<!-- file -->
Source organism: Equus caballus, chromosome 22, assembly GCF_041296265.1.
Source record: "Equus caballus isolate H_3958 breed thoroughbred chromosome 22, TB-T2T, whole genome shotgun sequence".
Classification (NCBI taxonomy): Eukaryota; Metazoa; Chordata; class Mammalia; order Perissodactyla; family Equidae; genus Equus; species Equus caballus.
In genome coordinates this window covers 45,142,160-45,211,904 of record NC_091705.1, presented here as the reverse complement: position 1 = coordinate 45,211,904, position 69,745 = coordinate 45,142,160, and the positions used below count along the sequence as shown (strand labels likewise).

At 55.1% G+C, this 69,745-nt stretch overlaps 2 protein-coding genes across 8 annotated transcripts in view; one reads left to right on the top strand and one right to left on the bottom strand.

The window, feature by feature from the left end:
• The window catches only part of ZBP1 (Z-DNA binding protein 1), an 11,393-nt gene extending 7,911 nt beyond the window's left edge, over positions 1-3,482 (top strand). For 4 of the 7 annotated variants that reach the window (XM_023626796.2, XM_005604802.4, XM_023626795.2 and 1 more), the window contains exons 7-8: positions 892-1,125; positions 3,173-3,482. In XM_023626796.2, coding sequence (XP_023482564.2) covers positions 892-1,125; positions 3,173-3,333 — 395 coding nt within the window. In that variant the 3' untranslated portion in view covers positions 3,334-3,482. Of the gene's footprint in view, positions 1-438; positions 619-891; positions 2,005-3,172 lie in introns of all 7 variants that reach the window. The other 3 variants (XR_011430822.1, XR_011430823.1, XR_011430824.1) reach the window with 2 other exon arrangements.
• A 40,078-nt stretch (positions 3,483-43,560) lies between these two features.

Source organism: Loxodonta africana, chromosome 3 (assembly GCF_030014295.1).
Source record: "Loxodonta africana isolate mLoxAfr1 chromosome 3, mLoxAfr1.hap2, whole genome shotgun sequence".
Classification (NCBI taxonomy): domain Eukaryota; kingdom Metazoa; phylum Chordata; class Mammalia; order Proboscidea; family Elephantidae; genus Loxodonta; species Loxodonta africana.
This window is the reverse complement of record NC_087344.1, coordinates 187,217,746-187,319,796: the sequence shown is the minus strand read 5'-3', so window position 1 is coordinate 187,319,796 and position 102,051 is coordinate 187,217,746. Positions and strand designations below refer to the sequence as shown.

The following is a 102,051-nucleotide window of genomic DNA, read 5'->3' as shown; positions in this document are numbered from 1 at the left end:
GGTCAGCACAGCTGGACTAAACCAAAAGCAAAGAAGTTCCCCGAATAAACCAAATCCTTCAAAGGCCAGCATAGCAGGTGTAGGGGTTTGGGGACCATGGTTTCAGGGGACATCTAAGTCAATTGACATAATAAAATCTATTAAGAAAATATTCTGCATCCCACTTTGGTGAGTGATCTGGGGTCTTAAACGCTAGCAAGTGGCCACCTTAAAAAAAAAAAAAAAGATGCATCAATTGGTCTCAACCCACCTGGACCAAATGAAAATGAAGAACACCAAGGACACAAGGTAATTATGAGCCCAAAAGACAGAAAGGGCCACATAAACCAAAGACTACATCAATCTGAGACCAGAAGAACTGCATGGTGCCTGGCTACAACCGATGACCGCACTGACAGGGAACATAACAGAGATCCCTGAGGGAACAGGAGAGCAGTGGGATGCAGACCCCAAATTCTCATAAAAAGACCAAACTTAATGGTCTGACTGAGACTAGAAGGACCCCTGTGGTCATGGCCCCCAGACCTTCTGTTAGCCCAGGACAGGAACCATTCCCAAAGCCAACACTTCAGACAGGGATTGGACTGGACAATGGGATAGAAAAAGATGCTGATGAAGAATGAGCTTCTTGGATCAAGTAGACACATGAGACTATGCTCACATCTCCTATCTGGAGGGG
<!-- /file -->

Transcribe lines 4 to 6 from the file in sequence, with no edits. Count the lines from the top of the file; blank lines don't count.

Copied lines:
In genome coordinates this window covers 45,142,160-45,211,904 of record NC_091705.1, presented here as the reverse complement: position 1 = coordinate 45,211,904, position 69,745 = coordinate 45,142,160, and the positions used below count along the sequence as shown (strand labels likewise).

At 55.1% G+C, this 69,745-nt stretch overlaps 2 protein-coding genes across 8 annotated transcripts in view; one reads left to right on the top strand and one right to left on the bottom strand.

The window, feature by feature from the left end: